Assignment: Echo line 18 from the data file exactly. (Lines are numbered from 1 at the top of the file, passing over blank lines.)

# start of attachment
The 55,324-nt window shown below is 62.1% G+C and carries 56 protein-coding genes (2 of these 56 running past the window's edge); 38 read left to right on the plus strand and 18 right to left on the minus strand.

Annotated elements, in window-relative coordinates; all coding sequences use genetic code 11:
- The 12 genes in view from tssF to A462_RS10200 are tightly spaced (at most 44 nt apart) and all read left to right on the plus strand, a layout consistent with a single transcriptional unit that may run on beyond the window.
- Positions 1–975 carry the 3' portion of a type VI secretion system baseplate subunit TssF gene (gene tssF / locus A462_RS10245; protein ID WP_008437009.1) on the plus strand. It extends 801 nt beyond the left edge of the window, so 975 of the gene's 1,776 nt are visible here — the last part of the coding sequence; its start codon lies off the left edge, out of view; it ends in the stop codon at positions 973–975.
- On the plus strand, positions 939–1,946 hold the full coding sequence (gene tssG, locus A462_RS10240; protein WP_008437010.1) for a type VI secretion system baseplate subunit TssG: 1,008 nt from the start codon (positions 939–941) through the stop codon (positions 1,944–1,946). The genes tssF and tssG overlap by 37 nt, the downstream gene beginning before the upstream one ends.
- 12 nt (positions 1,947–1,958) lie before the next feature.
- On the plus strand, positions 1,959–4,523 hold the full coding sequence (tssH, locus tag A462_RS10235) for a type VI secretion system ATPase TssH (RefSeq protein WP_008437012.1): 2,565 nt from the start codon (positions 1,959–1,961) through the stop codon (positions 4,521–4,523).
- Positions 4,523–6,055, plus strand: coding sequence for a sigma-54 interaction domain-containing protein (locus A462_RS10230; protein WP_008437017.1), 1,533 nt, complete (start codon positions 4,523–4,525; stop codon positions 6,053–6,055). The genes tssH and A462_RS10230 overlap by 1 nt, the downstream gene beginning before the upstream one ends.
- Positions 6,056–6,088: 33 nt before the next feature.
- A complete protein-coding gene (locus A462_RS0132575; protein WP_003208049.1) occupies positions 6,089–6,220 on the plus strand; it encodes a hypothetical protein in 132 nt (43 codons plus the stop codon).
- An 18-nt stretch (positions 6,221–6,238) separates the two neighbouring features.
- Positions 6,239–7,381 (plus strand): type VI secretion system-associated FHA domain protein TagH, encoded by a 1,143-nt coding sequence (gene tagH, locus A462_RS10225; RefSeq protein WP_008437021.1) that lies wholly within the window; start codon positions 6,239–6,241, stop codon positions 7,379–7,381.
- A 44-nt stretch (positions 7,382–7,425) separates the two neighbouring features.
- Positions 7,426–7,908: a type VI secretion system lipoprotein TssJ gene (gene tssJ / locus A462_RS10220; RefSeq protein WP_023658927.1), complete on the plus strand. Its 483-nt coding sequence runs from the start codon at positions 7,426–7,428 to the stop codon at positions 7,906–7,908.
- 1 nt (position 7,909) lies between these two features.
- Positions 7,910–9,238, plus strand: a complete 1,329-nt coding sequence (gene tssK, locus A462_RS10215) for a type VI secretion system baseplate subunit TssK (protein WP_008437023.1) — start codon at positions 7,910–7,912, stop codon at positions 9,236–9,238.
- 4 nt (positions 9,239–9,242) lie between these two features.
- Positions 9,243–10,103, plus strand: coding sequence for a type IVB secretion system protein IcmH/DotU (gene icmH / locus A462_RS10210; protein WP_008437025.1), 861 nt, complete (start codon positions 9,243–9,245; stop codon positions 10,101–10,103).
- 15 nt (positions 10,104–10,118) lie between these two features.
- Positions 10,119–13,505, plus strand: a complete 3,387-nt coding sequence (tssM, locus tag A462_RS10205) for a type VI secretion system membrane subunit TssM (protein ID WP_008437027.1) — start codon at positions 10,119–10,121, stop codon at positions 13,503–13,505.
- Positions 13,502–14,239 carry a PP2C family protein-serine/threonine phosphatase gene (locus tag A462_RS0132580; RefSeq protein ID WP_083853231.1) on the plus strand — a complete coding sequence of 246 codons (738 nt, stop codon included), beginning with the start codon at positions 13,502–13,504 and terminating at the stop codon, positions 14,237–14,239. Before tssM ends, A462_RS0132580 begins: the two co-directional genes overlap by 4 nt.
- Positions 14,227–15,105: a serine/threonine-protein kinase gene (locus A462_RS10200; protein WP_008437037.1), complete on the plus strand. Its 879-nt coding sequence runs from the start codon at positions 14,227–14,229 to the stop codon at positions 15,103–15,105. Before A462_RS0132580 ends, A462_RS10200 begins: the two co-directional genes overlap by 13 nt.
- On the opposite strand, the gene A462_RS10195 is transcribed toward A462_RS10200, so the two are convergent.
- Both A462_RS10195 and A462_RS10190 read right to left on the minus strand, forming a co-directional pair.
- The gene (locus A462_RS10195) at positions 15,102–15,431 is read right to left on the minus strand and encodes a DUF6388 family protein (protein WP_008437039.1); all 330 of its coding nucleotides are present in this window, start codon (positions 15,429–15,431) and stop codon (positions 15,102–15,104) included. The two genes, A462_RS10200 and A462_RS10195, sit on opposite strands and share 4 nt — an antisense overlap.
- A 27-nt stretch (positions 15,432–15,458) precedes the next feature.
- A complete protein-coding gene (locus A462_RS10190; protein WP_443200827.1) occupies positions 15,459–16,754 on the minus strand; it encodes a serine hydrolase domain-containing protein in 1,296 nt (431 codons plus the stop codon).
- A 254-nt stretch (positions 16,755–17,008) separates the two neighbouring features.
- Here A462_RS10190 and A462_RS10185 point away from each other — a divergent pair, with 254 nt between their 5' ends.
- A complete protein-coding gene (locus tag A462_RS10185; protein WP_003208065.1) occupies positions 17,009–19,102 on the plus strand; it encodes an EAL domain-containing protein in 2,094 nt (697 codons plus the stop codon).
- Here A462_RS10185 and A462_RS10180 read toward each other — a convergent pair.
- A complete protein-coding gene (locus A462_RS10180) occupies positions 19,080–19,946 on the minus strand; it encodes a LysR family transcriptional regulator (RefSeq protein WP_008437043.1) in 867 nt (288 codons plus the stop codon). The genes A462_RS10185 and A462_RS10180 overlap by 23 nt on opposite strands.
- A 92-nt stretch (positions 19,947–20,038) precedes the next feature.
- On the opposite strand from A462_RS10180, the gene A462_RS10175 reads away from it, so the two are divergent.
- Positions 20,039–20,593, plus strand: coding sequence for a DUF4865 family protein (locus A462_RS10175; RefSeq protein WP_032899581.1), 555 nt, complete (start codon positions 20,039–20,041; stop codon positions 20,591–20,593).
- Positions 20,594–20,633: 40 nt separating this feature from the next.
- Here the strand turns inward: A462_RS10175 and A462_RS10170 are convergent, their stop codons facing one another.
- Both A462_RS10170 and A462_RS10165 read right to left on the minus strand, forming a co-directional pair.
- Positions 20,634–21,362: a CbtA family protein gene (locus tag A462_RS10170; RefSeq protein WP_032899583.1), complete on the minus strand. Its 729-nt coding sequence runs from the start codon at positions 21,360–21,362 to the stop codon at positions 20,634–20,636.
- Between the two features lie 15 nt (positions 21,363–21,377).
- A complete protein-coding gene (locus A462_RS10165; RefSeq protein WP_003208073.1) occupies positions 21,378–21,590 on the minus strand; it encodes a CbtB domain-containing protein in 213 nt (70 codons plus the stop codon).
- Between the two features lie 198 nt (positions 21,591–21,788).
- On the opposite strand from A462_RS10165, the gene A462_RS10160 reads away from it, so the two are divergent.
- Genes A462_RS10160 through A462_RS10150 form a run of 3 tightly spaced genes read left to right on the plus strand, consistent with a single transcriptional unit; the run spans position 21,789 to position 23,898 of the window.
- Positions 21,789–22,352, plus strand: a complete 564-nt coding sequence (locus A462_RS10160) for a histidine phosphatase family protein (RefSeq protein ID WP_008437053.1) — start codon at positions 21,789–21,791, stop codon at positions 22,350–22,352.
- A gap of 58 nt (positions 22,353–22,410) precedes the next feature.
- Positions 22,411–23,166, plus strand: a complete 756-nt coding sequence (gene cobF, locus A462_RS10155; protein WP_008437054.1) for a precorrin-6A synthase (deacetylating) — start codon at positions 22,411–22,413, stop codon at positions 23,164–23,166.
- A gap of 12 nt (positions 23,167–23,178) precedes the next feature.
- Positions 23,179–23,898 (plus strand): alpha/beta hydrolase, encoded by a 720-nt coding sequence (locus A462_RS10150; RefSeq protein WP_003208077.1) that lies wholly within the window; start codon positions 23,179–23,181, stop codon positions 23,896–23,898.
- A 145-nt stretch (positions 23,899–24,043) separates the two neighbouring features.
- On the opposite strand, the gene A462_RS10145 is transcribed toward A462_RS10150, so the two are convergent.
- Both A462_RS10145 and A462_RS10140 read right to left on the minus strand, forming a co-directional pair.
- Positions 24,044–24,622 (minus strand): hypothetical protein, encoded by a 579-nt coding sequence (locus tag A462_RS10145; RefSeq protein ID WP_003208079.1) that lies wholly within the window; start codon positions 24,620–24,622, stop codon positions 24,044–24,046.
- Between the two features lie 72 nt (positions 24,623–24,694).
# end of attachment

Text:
- Positions 9,243–10,103, plus strand: coding sequence for a type IVB secretion system protein IcmH/DotU (gene icmH / locus A462_RS10210; protein WP_008437025.1), 861 nt, complete (start codon positions 9,243–9,245; stop codon positions 10,101–10,103).